What lessons have you taken from your experiments so far in deploying transmedia practices for education?
Jen: You need to understand your audience, and know that what works for each grade level will be different. Also, you must make the project easy to understand, curate and showcase for educators and students. Another lesson we learned from RHS is that you need an open line of communication between collaborators which may include needing an administrator to oversee discussions to you ensure that goals are made and met.
Laura: When thinking about transmedia and the affordances it provides for learning, the most important lesson I have taken away is that transmedia properties designed for education must be pedagogically sound, by shifting the locus of control firmly away from the teacher towards the learner. In the case of Inanimate Alice, I have seen learners become producers of content in the widest transliterate sense- teachers and learners learning together, shaping new narrative possibilities has enabled learners to participate, grow and be an integral part of the story. Transmedia practices for education must allow room for freedom, flexibility, and creativity while at the same time being practical and addressing standards, objectives and the needs of learners.
While transmedia has long been a property of commercial franchises aimed at young people, we are just now beginning to explore the implications of transmedia for education. What lessons do you think educators might take from commercial transmedia aimed at children? In what ways does educational use of transmedia require different underlying models and assumptions?
Jen: Some lessons that educators may take away from commercial transmedia aimed at children are the social communities built around the project, and how these communities encourage each participant to have a voice. Some examples of commercial properties which have accomplished this include: Inanimate Alice and the eagerly anticipated Pottermore, currently in Beta, but which allowed one million early testers to join in the summer of 2011.
Transmedia projects are about being actively engaged with a story and “playing.” Educators must understand that there is no right or wrong way to tell a transmedia story because the landscape and communities are continuously changing and evolving. Digital technologies are in a constant state of flux therefor we can no longer rely on “standards” for teaching as educators will face a harder time connecting with students who are becoming more accustomed to shifting technologies.
Laura: Successful commercial franchises have proven that transmedia narrative techniques create intense loyalty, interaction, and engagement. Educators can use these same techniques to create anytime, anywhere learning that is fully integrated and embedded into learner’s lives. Spanning educational content across varying platforms and incorporating varying forms of media meets the needs of all of our learners, while at the same time creates an emotional connection to content. Transmedia techniques create a totality of learning experiences that encompass learning both in school, in the community, and at home. Ultimately, I feel educators and indeed learners, increasingly, need to be an integral part of the creation process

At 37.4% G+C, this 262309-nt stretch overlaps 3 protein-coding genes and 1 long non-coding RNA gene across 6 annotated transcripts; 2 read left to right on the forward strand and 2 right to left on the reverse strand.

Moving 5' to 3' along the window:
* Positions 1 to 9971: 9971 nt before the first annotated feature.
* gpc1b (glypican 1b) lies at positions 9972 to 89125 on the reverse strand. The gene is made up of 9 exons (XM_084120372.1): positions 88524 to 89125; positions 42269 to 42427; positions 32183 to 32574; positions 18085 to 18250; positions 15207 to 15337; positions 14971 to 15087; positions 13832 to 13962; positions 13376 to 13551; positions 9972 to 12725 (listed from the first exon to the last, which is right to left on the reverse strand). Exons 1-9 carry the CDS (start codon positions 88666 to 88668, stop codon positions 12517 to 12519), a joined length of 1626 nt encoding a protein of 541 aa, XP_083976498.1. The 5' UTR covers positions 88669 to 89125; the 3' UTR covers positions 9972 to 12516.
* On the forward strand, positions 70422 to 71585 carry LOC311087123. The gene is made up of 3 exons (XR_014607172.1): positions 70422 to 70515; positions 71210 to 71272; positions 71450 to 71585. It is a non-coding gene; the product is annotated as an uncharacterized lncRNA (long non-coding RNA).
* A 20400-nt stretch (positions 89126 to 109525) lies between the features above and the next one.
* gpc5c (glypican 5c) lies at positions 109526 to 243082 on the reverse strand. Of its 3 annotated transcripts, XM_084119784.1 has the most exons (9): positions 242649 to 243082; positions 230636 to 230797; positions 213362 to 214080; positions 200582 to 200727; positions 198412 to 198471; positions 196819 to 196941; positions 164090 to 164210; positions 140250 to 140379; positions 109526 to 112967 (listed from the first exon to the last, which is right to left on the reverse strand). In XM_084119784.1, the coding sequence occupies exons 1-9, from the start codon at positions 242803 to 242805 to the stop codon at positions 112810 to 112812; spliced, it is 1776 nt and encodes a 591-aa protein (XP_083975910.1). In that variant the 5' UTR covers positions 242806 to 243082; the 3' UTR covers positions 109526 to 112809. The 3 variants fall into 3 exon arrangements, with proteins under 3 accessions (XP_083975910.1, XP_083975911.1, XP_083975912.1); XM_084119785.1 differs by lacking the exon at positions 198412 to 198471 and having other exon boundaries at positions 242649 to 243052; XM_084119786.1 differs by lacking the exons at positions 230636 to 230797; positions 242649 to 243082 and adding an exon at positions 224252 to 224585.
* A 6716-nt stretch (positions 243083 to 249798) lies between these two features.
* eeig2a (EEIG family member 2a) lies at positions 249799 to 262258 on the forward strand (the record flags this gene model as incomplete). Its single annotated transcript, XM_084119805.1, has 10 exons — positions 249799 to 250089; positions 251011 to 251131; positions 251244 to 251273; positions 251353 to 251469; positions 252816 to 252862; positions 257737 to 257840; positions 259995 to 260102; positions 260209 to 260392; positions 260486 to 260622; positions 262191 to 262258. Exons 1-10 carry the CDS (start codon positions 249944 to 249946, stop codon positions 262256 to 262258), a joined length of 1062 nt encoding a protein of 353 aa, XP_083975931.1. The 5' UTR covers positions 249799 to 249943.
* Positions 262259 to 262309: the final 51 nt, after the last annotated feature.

Jen Begeal is a social media strategist and transmedia producer. Her recent projects include developing a social media strategy for the experiential education project, Robot Heart Stories, developed by The Workbook Project and producing the transmedia campaign for the film, Zenith. She currently works at Umami.TV and can be found tweeting at @jlbhart and @umamitv Jen has spoken at leading conferences including the Film & History Conference for the University of Wisconsin and Mobility Shifts Conference at The New School on the subjects of film theory and media literacy. As a writer her works have been featured on the Tribeca Film: Future of Film blog and on Huffington Post‘s blog. Jen received her BFA from The State University of New York at Purchase in film directing and her MA from The New School in media studies. She is a co-organizer of the Transmedia NYC meetup group and an active member in the New York Film community.
Laura Fleming has served the children of New Jersey as an educator for the past fifteen years as both a media specialist and a teacher. In recent years she has taken a professional interest in developments in new media and in vanguard techniques in interactive and transmedia (multi-platform) storytelling. In this context, she has been able to draw powerful connections between transmedia and education. She blogs on these issues at www.edtechinsight.blogspot.com and is a regular contributor to other outlets, including the Huffington Post. Laura is currently playing a lead consultative role with the BradField Company, the developers of the innovative and popular transmedia story, Inanimate Alice. She has played a major role in growing and sustaining a thriving and vibrant global community around Inanimate Alice. She has consulted on several transmedia properties, working with producers to help maximise the value of their creations and toolsets for teachers and students as well as for the corporations themselves. Laura is currently co-authoring a book on Transmedia LearningWorlds, due for publication in Autumn 2012, and has spoken at a number of prestigious education, publishing and media events on the significance of transmedia for teaching and learning.